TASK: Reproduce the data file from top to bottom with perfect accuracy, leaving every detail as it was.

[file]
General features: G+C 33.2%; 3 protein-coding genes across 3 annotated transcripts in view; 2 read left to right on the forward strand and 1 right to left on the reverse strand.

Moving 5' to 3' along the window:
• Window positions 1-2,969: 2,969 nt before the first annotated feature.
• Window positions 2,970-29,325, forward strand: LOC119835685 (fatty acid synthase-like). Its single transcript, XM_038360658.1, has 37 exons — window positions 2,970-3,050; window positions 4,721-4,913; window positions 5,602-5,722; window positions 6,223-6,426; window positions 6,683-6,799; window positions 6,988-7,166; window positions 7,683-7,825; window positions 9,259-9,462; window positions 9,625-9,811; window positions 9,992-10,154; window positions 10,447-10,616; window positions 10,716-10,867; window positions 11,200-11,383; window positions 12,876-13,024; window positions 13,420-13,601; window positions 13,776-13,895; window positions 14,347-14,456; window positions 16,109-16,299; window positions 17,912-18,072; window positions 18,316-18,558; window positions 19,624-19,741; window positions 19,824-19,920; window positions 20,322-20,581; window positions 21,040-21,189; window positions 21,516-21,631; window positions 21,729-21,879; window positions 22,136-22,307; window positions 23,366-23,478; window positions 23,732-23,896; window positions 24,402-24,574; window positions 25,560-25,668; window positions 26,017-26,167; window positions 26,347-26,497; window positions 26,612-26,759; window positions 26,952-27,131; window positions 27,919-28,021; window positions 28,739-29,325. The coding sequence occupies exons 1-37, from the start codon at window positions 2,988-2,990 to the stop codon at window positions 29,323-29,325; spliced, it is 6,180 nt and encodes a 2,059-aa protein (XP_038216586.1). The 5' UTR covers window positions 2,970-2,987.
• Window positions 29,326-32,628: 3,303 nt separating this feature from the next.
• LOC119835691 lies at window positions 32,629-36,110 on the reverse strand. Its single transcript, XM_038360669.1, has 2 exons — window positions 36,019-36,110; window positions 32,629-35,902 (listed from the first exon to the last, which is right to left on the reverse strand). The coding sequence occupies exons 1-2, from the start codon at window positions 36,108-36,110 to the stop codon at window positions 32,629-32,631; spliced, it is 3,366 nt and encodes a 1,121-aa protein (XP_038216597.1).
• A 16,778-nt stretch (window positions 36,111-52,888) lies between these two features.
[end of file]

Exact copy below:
General features: G+C 33.2%; 3 protein-coding genes across 3 annotated transcripts in view; 2 read left to right on the forward strand and 1 right to left on the reverse strand.

Moving 5' to 3' along the window:
• Window positions 1-2,969: 2,969 nt before the first annotated feature.
• Window positions 2,970-29,325, forward strand: LOC119835685 (fatty acid synthase-like). Its single transcript, XM_038360658.1, has 37 exons — window positions 2,970-3,050; window positions 4,721-4,913; window positions 5,602-5,722; window positions 6,223-6,426; window positions 6,683-6,799; window positions 6,988-7,166; window positions 7,683-7,825; window positions 9,259-9,462; window positions 9,625-9,811; window positions 9,992-10,154; window positions 10,447-10,616; window positions 10,716-10,867; window positions 11,200-11,383; window positions 12,876-13,024; window positions 13,420-13,601; window positions 13,776-13,895; window positions 14,347-14,456; window positions 16,109-16,299; window positions 17,912-18,072; window positions 18,316-18,558; window positions 19,624-19,741; window positions 19,824-19,920; window positions 20,322-20,581; window positions 21,040-21,189; window positions 21,516-21,631; window positions 21,729-21,879; window positions 22,136-22,307; window positions 23,366-23,478; window positions 23,732-23,896; window positions 24,402-24,574; window positions 25,560-25,668; window positions 26,017-26,167; window positions 26,347-26,497; window positions 26,612-26,759; window positions 26,952-27,131; window positions 27,919-28,021; window positions 28,739-29,325. The coding sequence occupies exons 1-37, from the start codon at window positions 2,988-2,990 to the stop codon at window positions 29,323-29,325; spliced, it is 6,180 nt and encodes a 2,059-aa protein (XP_038216586.1). The 5' UTR covers window positions 2,970-2,987.
• Window positions 29,326-32,628: 3,303 nt separating this feature from the next.
• LOC119835691 lies at window positions 32,629-36,110 on the reverse strand. Its single transcript, XM_038360669.1, has 2 exons — window positions 36,019-36,110; window positions 32,629-35,902 (listed from the first exon to the last, which is right to left on the reverse strand). The coding sequence occupies exons 1-2, from the start codon at window positions 36,108-36,110 to the stop codon at window positions 32,629-32,631; spliced, it is 3,366 nt and encodes a 1,121-aa protein (XP_038216597.1).
• A 16,778-nt stretch (window positions 36,111-52,888) lies between these two features.